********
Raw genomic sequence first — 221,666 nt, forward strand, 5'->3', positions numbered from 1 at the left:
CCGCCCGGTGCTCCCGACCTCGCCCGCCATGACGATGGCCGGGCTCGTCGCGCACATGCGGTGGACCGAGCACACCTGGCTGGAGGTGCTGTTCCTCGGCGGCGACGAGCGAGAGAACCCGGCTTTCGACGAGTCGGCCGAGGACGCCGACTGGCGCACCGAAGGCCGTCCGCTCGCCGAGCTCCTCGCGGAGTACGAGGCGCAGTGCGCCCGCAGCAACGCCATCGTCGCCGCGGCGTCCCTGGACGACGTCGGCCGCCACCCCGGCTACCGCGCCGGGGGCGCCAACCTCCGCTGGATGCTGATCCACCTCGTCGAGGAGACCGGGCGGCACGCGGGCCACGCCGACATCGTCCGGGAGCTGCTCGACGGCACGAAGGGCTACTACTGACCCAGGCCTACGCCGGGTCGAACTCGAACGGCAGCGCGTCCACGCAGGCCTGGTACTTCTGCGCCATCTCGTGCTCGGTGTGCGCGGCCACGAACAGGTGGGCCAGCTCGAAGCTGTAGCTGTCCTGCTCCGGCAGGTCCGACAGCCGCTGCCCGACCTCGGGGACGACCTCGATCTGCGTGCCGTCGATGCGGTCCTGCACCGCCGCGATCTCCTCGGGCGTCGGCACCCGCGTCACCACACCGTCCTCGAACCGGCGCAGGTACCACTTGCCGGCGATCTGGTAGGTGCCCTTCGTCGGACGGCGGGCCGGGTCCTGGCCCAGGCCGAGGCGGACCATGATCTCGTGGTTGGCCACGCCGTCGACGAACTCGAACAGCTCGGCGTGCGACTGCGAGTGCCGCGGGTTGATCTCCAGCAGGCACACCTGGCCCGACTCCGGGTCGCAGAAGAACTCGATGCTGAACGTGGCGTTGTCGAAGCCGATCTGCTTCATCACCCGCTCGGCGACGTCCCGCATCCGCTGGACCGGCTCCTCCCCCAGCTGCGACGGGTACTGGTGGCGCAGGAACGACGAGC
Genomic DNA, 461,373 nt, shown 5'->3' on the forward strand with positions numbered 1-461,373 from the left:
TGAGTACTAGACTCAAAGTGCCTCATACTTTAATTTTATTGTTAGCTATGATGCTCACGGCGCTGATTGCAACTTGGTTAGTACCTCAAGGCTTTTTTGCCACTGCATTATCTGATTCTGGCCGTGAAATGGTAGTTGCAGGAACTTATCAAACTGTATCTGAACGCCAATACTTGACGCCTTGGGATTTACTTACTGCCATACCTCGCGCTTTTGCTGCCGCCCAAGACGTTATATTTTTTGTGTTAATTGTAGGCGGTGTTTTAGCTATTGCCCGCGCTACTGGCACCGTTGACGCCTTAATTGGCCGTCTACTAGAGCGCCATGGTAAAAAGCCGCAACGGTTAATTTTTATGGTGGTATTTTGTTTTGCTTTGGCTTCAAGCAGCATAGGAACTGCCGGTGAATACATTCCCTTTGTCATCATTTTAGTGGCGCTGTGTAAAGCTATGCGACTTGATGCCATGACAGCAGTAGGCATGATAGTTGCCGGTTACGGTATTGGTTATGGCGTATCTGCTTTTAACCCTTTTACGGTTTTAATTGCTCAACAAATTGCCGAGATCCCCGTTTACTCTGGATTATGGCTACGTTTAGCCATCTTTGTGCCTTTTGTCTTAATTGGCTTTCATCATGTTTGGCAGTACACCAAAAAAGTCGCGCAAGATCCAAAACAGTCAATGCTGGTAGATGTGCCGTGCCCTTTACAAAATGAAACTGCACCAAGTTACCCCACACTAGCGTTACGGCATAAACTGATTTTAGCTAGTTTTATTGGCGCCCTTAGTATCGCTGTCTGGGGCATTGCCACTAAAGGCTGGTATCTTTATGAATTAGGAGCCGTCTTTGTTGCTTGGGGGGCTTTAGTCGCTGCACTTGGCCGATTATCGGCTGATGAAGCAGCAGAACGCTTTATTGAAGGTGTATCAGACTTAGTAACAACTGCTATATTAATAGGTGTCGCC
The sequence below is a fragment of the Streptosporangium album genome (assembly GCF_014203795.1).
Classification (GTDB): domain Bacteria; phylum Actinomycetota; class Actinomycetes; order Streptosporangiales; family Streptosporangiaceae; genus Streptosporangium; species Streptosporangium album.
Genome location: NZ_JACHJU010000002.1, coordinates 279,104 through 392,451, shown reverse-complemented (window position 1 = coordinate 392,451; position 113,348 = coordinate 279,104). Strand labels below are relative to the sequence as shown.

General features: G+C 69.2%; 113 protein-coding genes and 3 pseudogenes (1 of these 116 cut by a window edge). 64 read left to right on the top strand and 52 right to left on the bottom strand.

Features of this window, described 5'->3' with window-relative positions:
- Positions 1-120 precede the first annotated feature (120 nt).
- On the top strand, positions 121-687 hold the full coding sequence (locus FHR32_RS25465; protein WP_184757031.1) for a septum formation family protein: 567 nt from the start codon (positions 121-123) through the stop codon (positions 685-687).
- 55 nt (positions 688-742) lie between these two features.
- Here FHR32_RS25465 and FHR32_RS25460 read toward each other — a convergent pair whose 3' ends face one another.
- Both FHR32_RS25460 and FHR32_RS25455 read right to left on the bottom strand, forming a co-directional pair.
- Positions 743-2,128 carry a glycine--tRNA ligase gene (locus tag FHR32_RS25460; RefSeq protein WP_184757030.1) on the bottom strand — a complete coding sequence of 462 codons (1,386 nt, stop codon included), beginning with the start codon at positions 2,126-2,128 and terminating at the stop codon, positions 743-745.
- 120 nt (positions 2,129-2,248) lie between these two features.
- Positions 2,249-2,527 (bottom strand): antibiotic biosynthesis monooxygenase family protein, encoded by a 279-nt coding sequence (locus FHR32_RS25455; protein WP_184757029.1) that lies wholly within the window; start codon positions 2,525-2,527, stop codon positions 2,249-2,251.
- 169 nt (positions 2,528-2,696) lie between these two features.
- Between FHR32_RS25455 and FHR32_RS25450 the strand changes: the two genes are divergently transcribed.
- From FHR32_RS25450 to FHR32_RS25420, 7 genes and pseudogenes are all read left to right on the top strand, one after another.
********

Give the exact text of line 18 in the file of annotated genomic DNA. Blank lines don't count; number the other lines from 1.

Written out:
- 169 nt (positions 2,528-2,696) lie between these two features.